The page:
Reporter Cheryl Hatch, from left, Public Affairs Officer Maj. David Mattox, and photographer JR Ancheta pose for a photograph before the journalists leave Masum Ghar in a Stryker convoy on Dec. 19, 2011. The area was under "air red" so Brigade Commander Col. Todd Wood took the journalists with him to Shoja. As brigade PAO, Maj. Mattox is the primary "tracker."

 “We’re not tracking you.”  This has become the punch line of our embed.
 
The Army prides itself on “tracking” and they’ve got a lot to track from the logistical mundane to the vital-to-safety-and-security critical: new washing machines, vehicles under repair, mail and packages, promotions, investigations into missing equipment, Stryker parts, troop movements, shuras (meetings with local and provincial Afghan officials). And reporters.
 
If they’re not tracking us, they don’t know what we’re doing, which is fine. Conversely, we don’t know what they’re doing, which is a drag…and creates confusion, wasted time and energy and missed opportunities. At this point, two weeks into our embed, we smile when we hear “we’re tracking you” and hope for the best.
 
A few days ago, we were scheduled to go to a shura with the battalion commander. Our schedule had been changed a few times to make it possible for us to attend. There are always two times given: the meet-at-the-Stykers time and the-Strykers-are-leaving time. We need to meet at the Stykers 30 minutes before departure so we can get the briefing.

On this day, we were told the meet time was 0800 with the obvious 0830 departure. JR and I were heading to breakfast at 0730 when we passed one of the gunners from the commanders TAC team.

 “Are you tracking we’re leaving at 0800?” the gunner asked.

Huh? “No, we’re tracking 0830 departure.”

We run to the DFAC. JR decides to stay in the chow hall and eat breakfast in a seated and civilized fashion. I grab a bowl of oatmeal and a biscuit on a tray and dash back to my CHU to eat and pack. I’m taking bites of oatmeal while putting my travel kit and gear together.

We’re ready to go when we learn that the shura has been cancelled and the commander is heading to Kandahar for meetings. We stay behind and work on our story for the News-Miner. We’ll go to the shura in Dand district the next day instead. From there, we’ll go to Khenjakak to join Charlie Company for training/briefing before a two-day air assault mission.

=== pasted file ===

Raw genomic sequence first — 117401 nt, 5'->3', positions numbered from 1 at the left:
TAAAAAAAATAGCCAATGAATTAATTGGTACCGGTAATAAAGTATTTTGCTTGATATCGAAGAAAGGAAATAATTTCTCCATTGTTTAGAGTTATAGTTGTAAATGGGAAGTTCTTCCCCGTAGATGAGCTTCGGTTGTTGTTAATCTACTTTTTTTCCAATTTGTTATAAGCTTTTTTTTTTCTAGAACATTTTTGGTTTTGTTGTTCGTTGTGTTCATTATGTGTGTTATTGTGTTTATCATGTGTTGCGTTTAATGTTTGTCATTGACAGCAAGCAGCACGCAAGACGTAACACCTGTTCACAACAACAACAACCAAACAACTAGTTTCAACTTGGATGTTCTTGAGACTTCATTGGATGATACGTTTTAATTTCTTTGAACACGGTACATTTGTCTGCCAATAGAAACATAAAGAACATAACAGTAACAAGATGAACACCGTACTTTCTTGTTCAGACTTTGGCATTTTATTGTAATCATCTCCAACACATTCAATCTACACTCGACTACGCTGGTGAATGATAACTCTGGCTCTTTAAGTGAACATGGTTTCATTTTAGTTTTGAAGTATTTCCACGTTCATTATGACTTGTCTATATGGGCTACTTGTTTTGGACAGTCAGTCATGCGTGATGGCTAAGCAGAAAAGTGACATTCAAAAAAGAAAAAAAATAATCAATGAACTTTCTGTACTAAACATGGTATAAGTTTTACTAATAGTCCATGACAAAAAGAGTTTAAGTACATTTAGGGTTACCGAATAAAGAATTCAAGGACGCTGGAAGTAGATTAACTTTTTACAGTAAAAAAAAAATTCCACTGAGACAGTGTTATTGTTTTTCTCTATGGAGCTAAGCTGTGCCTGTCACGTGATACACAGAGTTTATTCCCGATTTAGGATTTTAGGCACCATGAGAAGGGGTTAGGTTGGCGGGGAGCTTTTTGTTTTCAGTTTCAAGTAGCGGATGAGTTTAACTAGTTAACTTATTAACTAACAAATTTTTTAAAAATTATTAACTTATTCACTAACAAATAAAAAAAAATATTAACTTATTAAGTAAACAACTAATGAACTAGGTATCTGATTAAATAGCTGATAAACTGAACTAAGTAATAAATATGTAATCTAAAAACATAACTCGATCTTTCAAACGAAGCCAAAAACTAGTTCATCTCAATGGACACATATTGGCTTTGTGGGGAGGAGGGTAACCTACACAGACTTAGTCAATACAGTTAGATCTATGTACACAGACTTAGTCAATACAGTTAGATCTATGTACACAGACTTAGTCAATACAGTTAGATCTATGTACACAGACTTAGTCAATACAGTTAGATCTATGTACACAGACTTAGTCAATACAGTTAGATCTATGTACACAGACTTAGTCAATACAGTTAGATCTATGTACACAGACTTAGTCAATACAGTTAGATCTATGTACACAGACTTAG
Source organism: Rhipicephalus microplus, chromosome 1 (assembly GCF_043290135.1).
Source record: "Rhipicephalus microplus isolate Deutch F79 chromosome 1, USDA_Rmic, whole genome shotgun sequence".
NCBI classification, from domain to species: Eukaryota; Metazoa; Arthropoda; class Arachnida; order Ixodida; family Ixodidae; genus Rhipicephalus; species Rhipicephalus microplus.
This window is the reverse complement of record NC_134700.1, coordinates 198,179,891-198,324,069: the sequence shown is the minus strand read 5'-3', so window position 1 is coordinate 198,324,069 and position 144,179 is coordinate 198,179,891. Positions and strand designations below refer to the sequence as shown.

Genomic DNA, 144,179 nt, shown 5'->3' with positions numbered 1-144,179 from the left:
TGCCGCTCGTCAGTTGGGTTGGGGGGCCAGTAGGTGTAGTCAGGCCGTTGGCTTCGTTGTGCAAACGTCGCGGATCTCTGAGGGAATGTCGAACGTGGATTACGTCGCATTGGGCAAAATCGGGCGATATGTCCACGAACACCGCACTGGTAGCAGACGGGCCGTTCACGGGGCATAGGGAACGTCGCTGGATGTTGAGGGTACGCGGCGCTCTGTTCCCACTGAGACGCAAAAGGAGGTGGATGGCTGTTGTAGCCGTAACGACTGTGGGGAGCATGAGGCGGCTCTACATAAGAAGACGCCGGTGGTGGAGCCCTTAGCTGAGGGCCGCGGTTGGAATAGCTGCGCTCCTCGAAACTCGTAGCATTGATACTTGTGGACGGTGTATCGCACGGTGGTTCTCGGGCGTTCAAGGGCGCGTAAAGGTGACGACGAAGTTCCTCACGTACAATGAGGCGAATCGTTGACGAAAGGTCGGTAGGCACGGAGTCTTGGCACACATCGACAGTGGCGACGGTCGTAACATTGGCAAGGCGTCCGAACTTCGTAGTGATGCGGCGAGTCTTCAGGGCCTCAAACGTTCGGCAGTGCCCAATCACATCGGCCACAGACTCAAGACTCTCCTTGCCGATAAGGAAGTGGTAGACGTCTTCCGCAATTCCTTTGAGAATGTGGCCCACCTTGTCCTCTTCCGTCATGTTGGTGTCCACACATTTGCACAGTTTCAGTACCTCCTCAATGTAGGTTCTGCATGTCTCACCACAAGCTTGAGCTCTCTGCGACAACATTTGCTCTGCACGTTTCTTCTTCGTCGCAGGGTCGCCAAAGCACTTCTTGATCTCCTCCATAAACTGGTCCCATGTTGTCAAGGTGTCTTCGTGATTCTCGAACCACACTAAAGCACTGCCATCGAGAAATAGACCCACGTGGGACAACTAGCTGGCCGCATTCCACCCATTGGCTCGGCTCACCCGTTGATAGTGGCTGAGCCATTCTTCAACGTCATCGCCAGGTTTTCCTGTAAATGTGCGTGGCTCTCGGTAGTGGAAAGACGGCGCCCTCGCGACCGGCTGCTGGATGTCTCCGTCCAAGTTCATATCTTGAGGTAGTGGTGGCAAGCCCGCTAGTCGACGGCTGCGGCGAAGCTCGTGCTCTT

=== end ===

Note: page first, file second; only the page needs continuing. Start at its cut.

The next day we are again packed and ready to go. We’ve been told 0800 for the meet time. Makes sense based on the schedule from the previous day. We’re up early, packed and ready to go.

We run into the Command Sgt. Major Bowen. We’re tracking 0800. He said, “No, 0930.”

Huh?

“Check with Sgt. Burt. He’s our travel agent. He’s tracking you.”

We head down to the Strykers and the commander’s TAC team. We meet Sgt. C.

“We’re going to the shura and then you’re dropping us at Khenjakak.”

“No, we’re not tracking you. We’re not going to Khenjakak.”

“Command Sgt. Major said you’re tracking us and to talk to Sgt. Burt.”

“We are not tracking you. We are not going to Khenjakak,” Sgt. Burt seconds.

Neither Sgt. C. nor Sgt. Burt looks too happy with us. We head to back to the TOC to speak with Lt. Formica, the public affairs officer who is responsible for tracking us while we’re with the 1-5.

“Of course, they’re tracking you. You’re going with them to Khenjakak after the shura. I gave them that info days ago.”

“Well, Sgt. C. and Sgt. Burt said they’re not tracking us.”

Lt. Formica heads to the Strykers to meet with Sgt. Burt. They step out of our listening.

Nothing is truly resolved until Lt. Col. Payne arrives. We accompany him to the shura then we return to Shoja. He makes certain we have a ride with Charlie Company when they return to Khenjakak…and his TAC team stays in Shoja.

The story of the lack of tracking on our air assault mission merits a blog post unto itself; however, when we returned to Shoja, we decided to use the next morning (Dec. 30) to rest and wash our clothes. We’d seen the commander and the command sgt. major and the public affairs guys. We let them know we’d return safely.

JR had gone to his tent to hang his clothes to dry and returned saying: “Hey, they’re in formation.”

Formation usually means medals, an awards presentation. I told JR to grab his camera and go back. When he returned, the ceremony was finished.

We learned that Lt. Col. Payne presented Spc. Valerie Cronkite with a Purple Heart and a Combat Medic award. JR was crushed. Cronkite is a member of the Female Engagement Team, one of the stories we are working on…and she’s one of only two or three women in the brigade who’s received such honors. That would have been a great photograph.

And we were sitting in the sun about a hundred yards away waiting for our clothes to wash. We had no idea….we were not tracking that there was an awards ceremony. And no one had told us. When we mentioned our frustration and disappointment, the public affairs guys apologized.

So, we do what we do each and every time this happens: we regroup and adapt. We’ll do a portrait of Cronkite. I’ll interview her. We’ll rework our schedule and photograph her at work in the field with other FET soldiers. We’ll find a way.

As a woman, I’m particularly prickly on this point: I want the women represented in our reporting. They’re out here with the men, taking risks and making a difference. I want their stories told and their faces seen.

We are definitely tracking the women soldiers as well as the men.

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